The Associated Press has compiled a Holiday Style Guide of words, phrases and definitions to help its members and subscribers with spelling and usage of traditional terms for religious and cultural holidays in December and January. The guidance, compiled by the AP Stylebook and Lifestyles teams, encompasses Christmas, Hanukkah, Kwanzaa and New Year’s festivities. Some terms are taken from the AP Stylebook. Others are common usage in holiday stories transmitted by AP.
Here is a partial list. Click to see the full one.
The four Sundays preceding Christmas.
“Auld Lang Syne”
Sung to greet the New Year, poem by Robert Burns set to Scottish music.
Capitalize in reference to the Scriptures; lowercase biblical in all uses.
Post-Christmas holiday Dec. 26 In British Commonwealth countries.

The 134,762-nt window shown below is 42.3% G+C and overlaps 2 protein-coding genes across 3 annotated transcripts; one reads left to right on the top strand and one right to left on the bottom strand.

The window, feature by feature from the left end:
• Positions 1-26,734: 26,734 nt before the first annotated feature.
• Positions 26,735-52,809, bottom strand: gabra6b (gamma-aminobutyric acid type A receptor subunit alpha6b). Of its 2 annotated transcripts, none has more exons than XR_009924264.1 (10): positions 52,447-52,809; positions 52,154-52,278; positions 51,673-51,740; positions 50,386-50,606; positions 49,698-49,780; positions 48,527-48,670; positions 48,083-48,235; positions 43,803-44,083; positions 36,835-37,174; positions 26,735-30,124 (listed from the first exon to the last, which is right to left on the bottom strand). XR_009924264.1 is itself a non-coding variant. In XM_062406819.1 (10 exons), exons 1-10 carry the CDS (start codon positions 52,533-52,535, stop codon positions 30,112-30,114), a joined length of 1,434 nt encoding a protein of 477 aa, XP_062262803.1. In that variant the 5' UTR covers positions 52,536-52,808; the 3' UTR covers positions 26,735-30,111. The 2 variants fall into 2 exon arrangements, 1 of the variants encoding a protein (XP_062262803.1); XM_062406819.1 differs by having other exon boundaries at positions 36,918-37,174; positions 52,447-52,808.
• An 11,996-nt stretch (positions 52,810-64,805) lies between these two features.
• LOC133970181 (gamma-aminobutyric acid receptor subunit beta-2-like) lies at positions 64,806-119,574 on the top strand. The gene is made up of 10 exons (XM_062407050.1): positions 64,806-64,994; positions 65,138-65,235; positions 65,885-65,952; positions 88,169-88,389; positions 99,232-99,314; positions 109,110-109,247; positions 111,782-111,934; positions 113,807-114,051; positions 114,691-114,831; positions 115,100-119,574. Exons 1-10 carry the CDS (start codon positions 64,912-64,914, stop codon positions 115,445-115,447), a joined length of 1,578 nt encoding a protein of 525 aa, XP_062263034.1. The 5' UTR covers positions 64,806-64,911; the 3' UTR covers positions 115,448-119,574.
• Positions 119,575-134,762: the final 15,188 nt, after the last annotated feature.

Capitalize sparkling wine from the French region uncorked to celebrate New Year’s.
Christmas Eve, Christmas Day
Capitalize Dec. 24 and Dec. 25 Christian feast marking the birth of Jesus.
Lowercase tree and other seasonal terms with Christmas: card, wreath, carol, etc. Exception: National Christmas Tree.
Lowercase the biblical praise to God, but capitalize in composition titles: Handel’s “Hallelujah” chorus.
Eight-day Jewish Festival of Lights starting Dec. 20 this year.
Jesus, Jesus Christ
Pronouns referring to him are lowercase, as is savior.
happy holidays, merry Christmas, season’s greetings
Such phrases are generally spelled lowercase, though Christmas is always capitalized.
Capitalize the biblical region.
Not Kris. Derived from the German word, Christkindl, or baby Jesus.
African-American and Pan-African celebration of family, community and culture, Dec. 26-Jan. 1.
Three wise men who brought gifts to the infant Jesus at Epiphany, celebrated Jan. 6.
Candelabrum with nine branches used for Hanukkah.
Capitalized in references to Jesus or to the promised deliverer in Judaism.
Only the first word is capitalized.
New Year’s Eve, New Year’s Day
Capitalized for Dec. 31 and Jan. 1.
Mythical home of Santa Claus.
“The Twelve Days of Christmas”
Spell the numeral in the Christmas carol
Don’t use this abbreviation for Christmas.